June 2017
Volume 58, Issue 8
Open Access
ARVO Annual Meeting Abstract  |   June 2017
Longitudinal Changes in Central Corneal Thickness in the Tema Eye Survey (TES)
Author Affiliations & Notes
  • Samantha E Tulenko
    University of North Carolina - Chapel Hill, Wake Forest, North Carolina, United States
  • Jean-Claude Mwanza
    University of North Carolina - Chapel Hill, Wake Forest, North Carolina, United States
  • Liz Mathenge
    Duke University, Durham, North Carolina, United States
  • Keith Barton
    Moorefields Eye Hospital, London, United Kingdom
  • Leon W Herndon
    Duke University, Durham, North Carolina, United States
  • Alyson Hall
    The Glaucoma Center, Bowie, Maryland, United States
  • Hanna Y Kim
    Kaiser Permanente, Los Angeles, California, United States
  • Alexander Spratt
    Beraja Medical Institute, Coral Gables, Florida, United States
  • Graham Hay-Smith
    Moreton Eye Group, Brisbane, Queensland, Australia
  • Donald L Budenz
    University of North Carolina - Chapel Hill, Wake Forest, North Carolina, United States
  • Footnotes
    Commercial Relationships   Samantha Tulenko, None; Jean-Claude Mwanza, None; Liz Mathenge, None; Keith Barton, None; Leon Herndon, None; Alyson Hall, None; Hanna Kim, None; Alexander Spratt, None; Graham Hay-Smith, None; Donald Budenz, None
  • Footnotes
    Support  Glaucoma Research Foundation; Research to Prevent Blindness
Investigative Ophthalmology & Visual Science June 2017, Vol.58, 3734. doi:
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    • Get Citation

      Samantha E Tulenko, Jean-Claude Mwanza, Liz Mathenge, Keith Barton, Leon W Herndon, Alyson Hall, Hanna Y Kim, Alexander Spratt, Graham Hay-Smith, Donald L Budenz; Longitudinal Changes in Central Corneal Thickness in the Tema Eye Survey (TES). Invest. Ophthalmol. Vis. Sci. 2017;58(8):3734.

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      © ARVO (1962-2015); The Authors (2016-present)

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Abstract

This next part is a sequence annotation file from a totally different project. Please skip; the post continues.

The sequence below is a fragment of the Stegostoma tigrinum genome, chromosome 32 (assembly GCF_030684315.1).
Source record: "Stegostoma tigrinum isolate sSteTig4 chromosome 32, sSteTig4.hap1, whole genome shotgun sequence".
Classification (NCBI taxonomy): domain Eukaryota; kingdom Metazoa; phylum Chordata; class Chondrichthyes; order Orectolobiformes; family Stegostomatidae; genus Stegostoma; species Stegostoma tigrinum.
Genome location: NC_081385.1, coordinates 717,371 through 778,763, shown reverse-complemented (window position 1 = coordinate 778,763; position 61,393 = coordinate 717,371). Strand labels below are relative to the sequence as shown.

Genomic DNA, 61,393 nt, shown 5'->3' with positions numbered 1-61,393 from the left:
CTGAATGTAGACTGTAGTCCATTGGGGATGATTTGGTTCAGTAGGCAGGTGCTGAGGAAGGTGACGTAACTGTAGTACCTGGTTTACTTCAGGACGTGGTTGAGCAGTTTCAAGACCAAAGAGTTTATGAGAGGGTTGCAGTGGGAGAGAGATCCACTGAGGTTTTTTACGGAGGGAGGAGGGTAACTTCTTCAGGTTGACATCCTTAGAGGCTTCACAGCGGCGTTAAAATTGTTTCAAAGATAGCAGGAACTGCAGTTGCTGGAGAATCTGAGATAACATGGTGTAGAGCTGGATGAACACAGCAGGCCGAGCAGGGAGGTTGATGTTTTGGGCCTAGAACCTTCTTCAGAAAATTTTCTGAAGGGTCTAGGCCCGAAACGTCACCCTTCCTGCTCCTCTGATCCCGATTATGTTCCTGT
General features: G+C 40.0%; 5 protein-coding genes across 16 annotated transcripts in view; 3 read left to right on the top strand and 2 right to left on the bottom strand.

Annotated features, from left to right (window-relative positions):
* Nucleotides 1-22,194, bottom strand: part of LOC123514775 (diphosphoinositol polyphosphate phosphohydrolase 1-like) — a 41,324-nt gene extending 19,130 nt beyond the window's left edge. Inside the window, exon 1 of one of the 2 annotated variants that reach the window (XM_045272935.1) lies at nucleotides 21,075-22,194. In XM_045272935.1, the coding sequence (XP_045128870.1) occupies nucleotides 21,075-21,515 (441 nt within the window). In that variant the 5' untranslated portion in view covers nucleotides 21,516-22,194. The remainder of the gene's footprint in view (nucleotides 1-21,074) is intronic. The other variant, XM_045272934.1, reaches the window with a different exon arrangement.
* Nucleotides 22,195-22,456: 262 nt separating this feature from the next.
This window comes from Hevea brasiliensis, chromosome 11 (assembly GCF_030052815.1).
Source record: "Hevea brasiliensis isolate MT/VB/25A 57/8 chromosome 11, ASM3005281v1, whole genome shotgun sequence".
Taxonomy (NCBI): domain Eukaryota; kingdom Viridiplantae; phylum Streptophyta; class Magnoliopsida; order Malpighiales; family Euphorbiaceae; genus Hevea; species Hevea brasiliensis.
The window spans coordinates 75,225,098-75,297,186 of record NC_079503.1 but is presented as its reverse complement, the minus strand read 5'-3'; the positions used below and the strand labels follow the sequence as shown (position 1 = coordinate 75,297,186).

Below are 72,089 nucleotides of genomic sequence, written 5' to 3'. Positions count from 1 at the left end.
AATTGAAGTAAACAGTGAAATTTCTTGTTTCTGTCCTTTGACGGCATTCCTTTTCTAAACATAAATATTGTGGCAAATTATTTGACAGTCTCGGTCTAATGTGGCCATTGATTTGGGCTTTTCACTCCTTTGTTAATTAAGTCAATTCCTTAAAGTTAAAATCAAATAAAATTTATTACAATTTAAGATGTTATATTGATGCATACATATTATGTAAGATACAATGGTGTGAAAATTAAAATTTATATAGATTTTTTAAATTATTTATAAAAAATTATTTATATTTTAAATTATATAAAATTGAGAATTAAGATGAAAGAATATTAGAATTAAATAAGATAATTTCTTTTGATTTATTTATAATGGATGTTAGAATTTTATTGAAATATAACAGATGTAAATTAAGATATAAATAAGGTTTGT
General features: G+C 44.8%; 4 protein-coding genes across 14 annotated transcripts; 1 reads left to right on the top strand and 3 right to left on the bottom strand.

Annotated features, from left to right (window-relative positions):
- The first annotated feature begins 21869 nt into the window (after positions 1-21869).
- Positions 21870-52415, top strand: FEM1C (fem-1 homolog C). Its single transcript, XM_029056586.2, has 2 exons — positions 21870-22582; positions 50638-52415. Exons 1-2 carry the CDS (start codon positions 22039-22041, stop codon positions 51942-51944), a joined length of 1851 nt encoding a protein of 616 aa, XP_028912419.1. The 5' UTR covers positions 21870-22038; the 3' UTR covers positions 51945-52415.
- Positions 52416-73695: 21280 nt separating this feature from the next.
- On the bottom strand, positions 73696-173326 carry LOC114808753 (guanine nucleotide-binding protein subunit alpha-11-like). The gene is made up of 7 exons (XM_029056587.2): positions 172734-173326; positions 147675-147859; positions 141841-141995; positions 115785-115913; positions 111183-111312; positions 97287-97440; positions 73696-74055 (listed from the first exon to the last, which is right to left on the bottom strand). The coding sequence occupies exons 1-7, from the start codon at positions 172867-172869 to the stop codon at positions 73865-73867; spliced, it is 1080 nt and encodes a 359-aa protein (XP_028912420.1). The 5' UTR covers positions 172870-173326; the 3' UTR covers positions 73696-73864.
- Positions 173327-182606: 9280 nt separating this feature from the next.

Purpose : We performed a secondary analysis of data from a clinical cohort study to determine the change and rate of change in central corneal thickness (CCT) in a West African population.

Methods : Eight hundreds and sixteen subjects (758 non-glaucomatous and 58 glaucomatous) underwent complete eye examinations at 2 different visits. The mean change between baseline and follow-up CCT was determined using a paired t-test. Comparison of mean change in CCT between non-glaucomatous and glaucomatous subjects was assessed with a GLM analysis after controlling for the difference in age between the two groups at baseline. The annual rate of change in CCT was determined for the whole study population and with GLM separately for glaucomatous and non-glaucomatous subjects after accounting for the baseline age difference.

Results : The mean duration between baseline and follow-up visits was 8.4±0.7 years for the whole population, 8.4±0.7 years for non-glaucomatous and 8.7±0.7 years for glaucomatous subjects. The overall mean age at first examination was 59.9±9.2 at follow-up. At baseline, glaucomatous subjects were older (54.4±11.2 years) than normal subjects (51.3±9.0), p=0.012. There were 358 male and 458 female subjects. Glaucomatous and non-glaucomatous subjects had comparable CCTs at baseline (530.5±34.1 μm vs. 534.8±34.1 μm for OD, p=0.18 and 530.6±33.9 μm vs. 535.8±33.6 μm for OS, p=0.13), but CCTs differed at follow-up examination (516.1±34.5 μm vs. 526.3±34.6 μm for OD, p=0.02 and 516.8±35.0 μm vs. 526.2±34.4 μm for OS, p=0.03). In all subjects, CCT decreased by 8.9±16.7 μm in OD and 9.8±16.2 μm in OS (both p<0.0001). After controlling for age, the magnitude of the change was significantly higher in glaucomatous than non-glaucomatous subjects in right eyes only (-14.2±2.2 μm vs. -8.5±0.6 μm for OD, p=0.013 and -13.6±2.1 μm vs. -9.5±0.6 μm in OS, p=0.07). The overall rate of change was -1.07 μm/year in OD and -1.17 μm/year in OS. The rate of change in OD was -1.7 μm/year in glaucomatous vs. -1.0 μm/year in non-glaucomatous (p=0.021) and in OS -1.6 μm/year in glaucomatous vs -1.1 μm/year in non-glaucomatous (p=0.09).

Conclusions : In this urban, West African population, CCT decreased significantly over time. The magnitude and rate of CCT change were greater in glaucomatous than normal subjects. The longitudinal rate of change was greater than that described in cross-sectional studies including the same population.

This is an abstract that was submitted for the 2017 ARVO Annual Meeting, held in Baltimore, MD, May 7-11, 2017.

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